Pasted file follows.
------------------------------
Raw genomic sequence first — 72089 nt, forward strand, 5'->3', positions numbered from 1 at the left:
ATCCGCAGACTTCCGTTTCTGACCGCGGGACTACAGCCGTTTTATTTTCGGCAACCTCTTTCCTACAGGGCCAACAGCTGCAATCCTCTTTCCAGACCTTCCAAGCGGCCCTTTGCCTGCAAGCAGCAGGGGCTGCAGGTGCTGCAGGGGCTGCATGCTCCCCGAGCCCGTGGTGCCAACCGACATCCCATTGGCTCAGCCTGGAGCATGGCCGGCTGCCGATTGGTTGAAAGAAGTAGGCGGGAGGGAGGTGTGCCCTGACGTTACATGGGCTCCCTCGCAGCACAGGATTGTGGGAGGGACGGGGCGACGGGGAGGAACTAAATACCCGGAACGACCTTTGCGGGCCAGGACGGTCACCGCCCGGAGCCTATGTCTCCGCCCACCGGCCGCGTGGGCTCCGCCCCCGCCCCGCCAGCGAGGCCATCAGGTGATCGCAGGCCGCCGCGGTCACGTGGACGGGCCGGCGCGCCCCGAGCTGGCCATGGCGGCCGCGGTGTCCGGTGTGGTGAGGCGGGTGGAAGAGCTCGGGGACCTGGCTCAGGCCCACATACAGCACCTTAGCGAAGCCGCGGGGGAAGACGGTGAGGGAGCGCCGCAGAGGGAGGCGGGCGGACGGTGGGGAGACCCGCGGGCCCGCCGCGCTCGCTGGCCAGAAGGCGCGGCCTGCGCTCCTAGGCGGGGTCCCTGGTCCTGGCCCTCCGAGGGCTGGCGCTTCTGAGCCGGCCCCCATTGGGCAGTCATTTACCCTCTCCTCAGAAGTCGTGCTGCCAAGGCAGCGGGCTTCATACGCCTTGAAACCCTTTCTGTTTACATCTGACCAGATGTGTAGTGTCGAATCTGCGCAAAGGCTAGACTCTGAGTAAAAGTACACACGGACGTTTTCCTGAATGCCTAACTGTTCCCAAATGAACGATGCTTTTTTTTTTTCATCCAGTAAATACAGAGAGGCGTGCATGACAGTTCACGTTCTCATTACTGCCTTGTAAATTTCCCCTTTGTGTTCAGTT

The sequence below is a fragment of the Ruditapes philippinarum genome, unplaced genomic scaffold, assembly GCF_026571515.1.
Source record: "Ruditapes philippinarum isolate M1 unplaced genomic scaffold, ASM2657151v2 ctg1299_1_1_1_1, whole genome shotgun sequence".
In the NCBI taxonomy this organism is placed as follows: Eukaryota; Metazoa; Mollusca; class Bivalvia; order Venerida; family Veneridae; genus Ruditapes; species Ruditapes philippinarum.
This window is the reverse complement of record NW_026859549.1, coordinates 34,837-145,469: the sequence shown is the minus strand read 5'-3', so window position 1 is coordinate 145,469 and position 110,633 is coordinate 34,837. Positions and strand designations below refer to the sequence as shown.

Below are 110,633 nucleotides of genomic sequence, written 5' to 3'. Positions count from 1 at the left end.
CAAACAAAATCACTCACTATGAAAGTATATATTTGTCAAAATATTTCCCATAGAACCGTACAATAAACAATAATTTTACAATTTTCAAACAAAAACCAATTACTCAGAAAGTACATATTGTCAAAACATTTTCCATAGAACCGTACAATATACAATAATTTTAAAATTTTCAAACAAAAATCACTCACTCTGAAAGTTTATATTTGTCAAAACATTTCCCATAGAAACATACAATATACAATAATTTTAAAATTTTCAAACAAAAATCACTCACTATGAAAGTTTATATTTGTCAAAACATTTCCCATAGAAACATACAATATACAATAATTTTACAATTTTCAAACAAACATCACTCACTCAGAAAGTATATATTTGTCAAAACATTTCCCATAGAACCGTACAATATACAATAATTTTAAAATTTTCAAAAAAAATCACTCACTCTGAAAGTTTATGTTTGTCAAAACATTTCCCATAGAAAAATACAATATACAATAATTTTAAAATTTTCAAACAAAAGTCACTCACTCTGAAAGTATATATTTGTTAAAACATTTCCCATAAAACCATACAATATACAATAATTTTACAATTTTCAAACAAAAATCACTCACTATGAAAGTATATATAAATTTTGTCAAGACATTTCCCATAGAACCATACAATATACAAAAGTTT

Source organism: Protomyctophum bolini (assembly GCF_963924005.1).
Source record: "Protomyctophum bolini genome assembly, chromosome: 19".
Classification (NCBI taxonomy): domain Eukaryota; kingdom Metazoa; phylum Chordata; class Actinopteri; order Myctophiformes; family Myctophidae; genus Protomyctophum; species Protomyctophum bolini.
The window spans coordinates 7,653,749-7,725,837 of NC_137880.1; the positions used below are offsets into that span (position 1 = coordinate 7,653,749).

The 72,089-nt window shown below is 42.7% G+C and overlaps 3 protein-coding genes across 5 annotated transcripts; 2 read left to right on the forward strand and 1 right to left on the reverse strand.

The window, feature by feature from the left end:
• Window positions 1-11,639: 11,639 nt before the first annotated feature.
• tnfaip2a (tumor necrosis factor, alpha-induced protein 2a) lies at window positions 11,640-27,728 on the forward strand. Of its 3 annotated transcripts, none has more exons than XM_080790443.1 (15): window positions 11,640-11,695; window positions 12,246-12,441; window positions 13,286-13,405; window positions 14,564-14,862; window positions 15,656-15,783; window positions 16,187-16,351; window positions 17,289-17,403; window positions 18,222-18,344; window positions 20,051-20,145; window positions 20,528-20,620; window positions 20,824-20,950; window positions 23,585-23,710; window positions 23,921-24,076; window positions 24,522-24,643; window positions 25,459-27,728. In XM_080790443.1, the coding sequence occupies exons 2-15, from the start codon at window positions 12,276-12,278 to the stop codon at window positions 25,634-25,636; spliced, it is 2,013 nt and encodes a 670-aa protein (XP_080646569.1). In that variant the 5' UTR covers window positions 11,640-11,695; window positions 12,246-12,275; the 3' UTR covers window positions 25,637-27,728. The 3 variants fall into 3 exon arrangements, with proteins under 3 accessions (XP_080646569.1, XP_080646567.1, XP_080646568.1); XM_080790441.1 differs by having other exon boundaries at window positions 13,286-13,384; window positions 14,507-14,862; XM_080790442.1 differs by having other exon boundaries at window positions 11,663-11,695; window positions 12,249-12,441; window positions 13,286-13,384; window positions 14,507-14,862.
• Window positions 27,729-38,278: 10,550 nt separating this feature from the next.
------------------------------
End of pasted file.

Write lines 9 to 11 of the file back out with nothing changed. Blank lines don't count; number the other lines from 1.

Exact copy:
Source organism: Protomyctophum bolini (assembly GCF_963924005.1).
Source record: "Protomyctophum bolini genome assembly, chromosome: 19".
Classification (NCBI taxonomy): domain Eukaryota; kingdom Metazoa; phylum Chordata; class Actinopteri; order Myctophiformes; family Myctophidae; genus Protomyctophum; species Protomyctophum bolini.